The *t*-test was developed by William Sealy Gosset, an English statistician and a beer brewer.

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William Sealy Gosset used this test to produce consistent and also high-quality beer. He published this test in a paper under the pen-name "Student". Hence, this test is also called the Student's

*t*-test.

**Three types of**

*t*-test:**A) One-sample t-test**

Suppose you represent a testing agency. The government wants to know whether the average weight of a certain species of animal is 10 kg. To test this, you take a random sample (of let us say 10 animals) and use the one-sample t-test to check whether the sample mean is 10 kg or is it statistically different from 10 kg.

**B) Two-sample t-test**

You own a shop. There are two major consumer groups: i) those who visit your shop by car and ii) those on a motorbike. You want to test - *is there any difference in spending between these two consumer groups?* For this purpose, you use a two-sample *t*-test.

*t-*tests, which is cumbersome.

*t*-test.

**C) Paired samples**

*t*-testYou are a trainer. You trained 10 students. You want to know if there was any improvement in students' knowledge level due to training. To compare, pre-training scores with post-training scores, you use paired samples *t*-test.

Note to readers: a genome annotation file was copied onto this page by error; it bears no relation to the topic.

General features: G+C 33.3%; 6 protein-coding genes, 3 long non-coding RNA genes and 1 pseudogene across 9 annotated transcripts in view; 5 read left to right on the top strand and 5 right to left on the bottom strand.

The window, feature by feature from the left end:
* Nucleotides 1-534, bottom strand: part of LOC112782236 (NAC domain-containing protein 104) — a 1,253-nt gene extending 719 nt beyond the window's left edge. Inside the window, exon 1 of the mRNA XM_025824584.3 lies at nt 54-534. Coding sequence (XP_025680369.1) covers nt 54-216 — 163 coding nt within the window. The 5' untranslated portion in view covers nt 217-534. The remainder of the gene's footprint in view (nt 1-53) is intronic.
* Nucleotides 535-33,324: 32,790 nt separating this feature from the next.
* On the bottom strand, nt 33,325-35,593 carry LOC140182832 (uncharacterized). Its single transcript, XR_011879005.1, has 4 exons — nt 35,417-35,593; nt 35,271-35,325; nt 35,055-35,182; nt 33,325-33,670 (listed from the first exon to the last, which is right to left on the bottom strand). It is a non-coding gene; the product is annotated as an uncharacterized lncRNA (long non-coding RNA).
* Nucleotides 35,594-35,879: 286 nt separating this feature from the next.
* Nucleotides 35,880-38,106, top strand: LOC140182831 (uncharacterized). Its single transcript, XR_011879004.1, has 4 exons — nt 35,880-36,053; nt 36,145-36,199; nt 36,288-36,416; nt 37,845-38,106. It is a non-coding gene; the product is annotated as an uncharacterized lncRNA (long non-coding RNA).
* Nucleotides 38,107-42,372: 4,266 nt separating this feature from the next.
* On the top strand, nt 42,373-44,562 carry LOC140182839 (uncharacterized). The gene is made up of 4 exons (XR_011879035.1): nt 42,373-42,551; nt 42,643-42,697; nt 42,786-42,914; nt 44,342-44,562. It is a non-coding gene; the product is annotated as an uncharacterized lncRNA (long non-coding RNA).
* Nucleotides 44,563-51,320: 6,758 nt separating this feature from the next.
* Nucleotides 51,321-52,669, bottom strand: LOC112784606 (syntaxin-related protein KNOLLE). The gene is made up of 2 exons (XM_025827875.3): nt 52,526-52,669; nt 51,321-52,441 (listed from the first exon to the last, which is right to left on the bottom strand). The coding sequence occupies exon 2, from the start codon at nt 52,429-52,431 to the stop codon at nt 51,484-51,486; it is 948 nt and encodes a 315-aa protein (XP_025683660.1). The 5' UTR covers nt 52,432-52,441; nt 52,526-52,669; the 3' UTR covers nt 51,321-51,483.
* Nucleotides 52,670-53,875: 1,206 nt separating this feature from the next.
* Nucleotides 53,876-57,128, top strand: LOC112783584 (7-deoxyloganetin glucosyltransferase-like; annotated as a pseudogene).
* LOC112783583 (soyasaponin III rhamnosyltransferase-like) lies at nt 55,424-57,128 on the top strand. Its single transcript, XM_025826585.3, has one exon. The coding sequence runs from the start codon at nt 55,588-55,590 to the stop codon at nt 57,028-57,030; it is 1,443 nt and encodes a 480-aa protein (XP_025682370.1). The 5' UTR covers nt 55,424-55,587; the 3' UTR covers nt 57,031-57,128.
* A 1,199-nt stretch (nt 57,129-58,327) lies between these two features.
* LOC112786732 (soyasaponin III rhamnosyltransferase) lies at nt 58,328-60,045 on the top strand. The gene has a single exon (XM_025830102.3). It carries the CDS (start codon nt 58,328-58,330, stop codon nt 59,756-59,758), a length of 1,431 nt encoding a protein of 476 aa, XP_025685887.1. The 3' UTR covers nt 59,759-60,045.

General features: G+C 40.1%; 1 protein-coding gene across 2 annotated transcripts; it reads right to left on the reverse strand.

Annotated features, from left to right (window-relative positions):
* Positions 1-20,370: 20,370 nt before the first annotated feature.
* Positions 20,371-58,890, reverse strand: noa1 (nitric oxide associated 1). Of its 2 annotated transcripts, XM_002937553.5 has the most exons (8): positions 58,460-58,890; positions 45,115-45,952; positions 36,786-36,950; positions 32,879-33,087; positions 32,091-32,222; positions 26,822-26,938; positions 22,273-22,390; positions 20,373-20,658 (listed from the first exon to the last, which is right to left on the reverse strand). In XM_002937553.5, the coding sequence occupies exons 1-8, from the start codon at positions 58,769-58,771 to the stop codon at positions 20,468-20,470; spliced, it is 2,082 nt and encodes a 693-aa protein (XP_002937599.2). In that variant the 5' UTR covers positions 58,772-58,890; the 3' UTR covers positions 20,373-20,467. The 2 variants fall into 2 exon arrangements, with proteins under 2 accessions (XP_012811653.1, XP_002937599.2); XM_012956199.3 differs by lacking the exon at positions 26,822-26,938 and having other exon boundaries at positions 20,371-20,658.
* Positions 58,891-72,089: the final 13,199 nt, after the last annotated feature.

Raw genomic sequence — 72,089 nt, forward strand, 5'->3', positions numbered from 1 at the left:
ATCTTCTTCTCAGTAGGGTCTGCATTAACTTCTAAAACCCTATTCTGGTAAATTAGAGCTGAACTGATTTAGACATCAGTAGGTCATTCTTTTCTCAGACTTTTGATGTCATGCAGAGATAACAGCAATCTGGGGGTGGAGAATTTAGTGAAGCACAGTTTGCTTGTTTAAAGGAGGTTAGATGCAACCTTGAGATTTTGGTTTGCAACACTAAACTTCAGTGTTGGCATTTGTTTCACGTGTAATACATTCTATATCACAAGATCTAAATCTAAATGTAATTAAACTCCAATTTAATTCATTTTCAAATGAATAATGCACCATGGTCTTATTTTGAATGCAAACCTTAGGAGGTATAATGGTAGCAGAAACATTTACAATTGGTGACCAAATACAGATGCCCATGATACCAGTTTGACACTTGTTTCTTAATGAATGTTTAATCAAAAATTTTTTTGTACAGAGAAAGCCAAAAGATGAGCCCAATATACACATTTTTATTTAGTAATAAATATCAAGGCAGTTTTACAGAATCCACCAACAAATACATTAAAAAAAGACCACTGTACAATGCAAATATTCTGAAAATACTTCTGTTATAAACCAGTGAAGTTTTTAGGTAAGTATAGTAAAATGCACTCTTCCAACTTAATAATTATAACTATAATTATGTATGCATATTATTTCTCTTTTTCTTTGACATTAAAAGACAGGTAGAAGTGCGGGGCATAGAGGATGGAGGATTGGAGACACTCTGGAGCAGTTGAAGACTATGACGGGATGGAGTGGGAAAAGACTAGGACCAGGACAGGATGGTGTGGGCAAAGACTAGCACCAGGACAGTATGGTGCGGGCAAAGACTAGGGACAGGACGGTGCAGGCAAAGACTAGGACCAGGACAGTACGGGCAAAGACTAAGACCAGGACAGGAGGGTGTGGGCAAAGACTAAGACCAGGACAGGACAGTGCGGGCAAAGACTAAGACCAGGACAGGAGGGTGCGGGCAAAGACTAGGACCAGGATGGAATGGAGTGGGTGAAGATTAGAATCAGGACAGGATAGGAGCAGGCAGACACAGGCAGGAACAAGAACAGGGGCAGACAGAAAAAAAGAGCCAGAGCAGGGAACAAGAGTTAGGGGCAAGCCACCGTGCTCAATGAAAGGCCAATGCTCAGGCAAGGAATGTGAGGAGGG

This test may appear similar to a two-sample *t*-test but there is a vital difference. **In paired samples t-test, subjects **(in this example, students)

**are the same.**In paired samples

*t*-test, we compare

**the same subject**(students in this example) using some measures (e.g. scores in exams)

**before and after**the

**interventions**(i.e. training in this example).

**Assumptions of**

*t*-test- Normally distributed data
- If this assumption is not valid, then we have to use non-parametric tests
- Samples are drawn randomly from the population
- Homogeneity of variance (variability of data in each group is similar)
- If this assumption is not fulfilled, then we can use Welch's t-test, also called the unequal variances
*t*-test.